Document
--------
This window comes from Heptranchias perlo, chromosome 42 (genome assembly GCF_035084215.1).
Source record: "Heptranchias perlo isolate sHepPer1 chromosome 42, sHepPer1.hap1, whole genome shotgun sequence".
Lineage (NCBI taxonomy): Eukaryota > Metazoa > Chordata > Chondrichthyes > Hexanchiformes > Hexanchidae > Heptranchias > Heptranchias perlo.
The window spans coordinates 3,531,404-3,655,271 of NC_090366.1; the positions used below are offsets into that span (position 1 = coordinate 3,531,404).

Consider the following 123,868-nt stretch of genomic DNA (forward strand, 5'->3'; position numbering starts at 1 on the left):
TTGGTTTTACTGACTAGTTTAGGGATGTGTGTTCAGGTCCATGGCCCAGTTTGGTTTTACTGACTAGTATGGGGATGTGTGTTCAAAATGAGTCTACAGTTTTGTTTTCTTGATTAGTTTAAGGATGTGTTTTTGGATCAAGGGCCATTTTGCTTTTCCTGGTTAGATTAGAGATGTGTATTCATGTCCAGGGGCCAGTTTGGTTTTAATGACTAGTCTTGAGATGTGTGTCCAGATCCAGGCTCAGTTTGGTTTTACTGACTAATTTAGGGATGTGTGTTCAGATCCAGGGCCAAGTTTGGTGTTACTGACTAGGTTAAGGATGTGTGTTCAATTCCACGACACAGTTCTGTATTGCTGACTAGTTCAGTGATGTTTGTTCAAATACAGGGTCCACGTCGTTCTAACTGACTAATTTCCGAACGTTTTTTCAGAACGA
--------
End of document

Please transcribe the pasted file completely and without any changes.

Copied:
This window comes from Heptranchias perlo, chromosome 42 (genome assembly GCF_035084215.1).
Source record: "Heptranchias perlo isolate sHepPer1 chromosome 42, sHepPer1.hap1, whole genome shotgun sequence".
Lineage (NCBI taxonomy): Eukaryota > Metazoa > Chordata > Chondrichthyes > Hexanchiformes > Hexanchidae > Heptranchias > Heptranchias perlo.
The window spans coordinates 3,531,404-3,655,271 of NC_090366.1; the positions used below are offsets into that span (position 1 = coordinate 3,531,404).

Consider the following 123,868-nt stretch of genomic DNA (forward strand, 5'->3'; position numbering starts at 1 on the left):
TTGGTTTTACTGACTAGTTTAGGGATGTGTGTTCAGGTCCATGGCCCAGTTTGGTTTTACTGACTAGTATGGGGATGTGTGTTCAAAATGAGTCTACAGTTTTGTTTTCTTGATTAGTTTAAGGATGTGTTTTTGGATCAAGGGCCATTTTGCTTTTCCTGGTTAGATTAGAGATGTGTATTCATGTCCAGGGGCCAGTTTGGTTTTAATGACTAGTCTTGAGATGTGTGTCCAGATCCAGGCTCAGTTTGGTTTTACTGACTAATTTAGGGATGTGTGTTCAGATCCAGGGCCAAGTTTGGTGTTACTGACTAGGTTAAGGATGTGTGTTCAATTCCACGACACAGTTCTGTATTGCTGACTAGTTCAGTGATGTTTGTTCAAATACAGGGTCCACGTCGTTCTAACTGACTAATTTCCGAACGTTTTTTCAGAACGA